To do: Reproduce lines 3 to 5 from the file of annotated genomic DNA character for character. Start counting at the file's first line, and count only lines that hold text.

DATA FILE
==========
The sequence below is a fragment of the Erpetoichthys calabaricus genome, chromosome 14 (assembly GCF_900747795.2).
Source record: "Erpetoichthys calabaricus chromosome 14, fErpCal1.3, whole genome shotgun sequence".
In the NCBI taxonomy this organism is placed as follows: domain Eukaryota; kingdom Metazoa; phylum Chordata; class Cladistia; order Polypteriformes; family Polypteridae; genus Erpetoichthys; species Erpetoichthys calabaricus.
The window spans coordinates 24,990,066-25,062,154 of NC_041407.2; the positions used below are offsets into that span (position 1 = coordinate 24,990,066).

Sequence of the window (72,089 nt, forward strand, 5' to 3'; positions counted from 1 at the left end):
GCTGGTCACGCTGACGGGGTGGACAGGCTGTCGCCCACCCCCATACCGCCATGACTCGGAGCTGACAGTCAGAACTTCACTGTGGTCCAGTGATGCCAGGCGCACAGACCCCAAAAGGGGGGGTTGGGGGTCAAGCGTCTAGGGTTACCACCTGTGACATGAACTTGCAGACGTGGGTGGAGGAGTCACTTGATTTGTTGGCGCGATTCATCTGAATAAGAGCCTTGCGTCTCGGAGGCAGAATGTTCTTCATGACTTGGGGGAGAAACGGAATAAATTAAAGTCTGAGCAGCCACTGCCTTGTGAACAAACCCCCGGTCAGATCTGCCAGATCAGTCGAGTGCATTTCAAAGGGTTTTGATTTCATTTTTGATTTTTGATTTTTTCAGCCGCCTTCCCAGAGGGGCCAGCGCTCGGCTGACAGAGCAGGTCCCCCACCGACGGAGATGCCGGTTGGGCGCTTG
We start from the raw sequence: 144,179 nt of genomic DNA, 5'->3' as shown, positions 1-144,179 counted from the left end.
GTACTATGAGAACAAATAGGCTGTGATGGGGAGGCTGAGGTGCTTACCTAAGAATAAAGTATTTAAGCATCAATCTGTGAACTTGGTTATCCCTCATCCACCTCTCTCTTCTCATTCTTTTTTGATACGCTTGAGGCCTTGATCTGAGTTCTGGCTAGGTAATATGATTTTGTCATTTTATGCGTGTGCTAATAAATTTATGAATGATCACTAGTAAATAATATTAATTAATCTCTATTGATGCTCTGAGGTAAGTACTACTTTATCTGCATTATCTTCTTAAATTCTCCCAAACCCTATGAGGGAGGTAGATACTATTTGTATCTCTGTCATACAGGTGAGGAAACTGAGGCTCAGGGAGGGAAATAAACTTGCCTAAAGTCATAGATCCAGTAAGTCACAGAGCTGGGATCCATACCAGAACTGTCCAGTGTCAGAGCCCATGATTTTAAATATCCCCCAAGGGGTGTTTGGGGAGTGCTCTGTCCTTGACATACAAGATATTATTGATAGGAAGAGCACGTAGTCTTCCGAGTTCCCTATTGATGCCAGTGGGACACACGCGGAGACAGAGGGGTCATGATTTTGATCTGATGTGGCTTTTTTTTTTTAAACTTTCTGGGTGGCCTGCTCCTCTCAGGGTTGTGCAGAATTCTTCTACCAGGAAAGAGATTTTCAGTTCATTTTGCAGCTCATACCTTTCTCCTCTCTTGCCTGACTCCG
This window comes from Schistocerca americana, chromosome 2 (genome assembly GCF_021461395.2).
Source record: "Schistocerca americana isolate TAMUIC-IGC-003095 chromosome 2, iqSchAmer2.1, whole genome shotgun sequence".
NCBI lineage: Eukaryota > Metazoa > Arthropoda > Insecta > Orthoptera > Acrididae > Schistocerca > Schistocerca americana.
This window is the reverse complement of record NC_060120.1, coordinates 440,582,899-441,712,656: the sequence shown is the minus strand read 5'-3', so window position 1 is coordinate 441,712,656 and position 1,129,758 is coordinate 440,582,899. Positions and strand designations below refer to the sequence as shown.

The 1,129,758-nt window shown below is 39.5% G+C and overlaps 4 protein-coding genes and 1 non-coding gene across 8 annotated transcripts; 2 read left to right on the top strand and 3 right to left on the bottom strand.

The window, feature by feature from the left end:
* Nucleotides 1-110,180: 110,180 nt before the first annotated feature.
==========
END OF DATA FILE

In the NCBI taxonomy this organism is placed as follows: domain Eukaryota; kingdom Metazoa; phylum Chordata; class Cladistia; order Polypteriformes; family Polypteridae; genus Erpetoichthys; species Erpetoichthys calabaricus.
The window spans coordinates 24,990,066-25,062,154 of NC_041407.2; the positions used below are offsets into that span (position 1 = coordinate 24,990,066).

Sequence of the window (72,089 nt, forward strand, 5' to 3'; positions counted from 1 at the left end):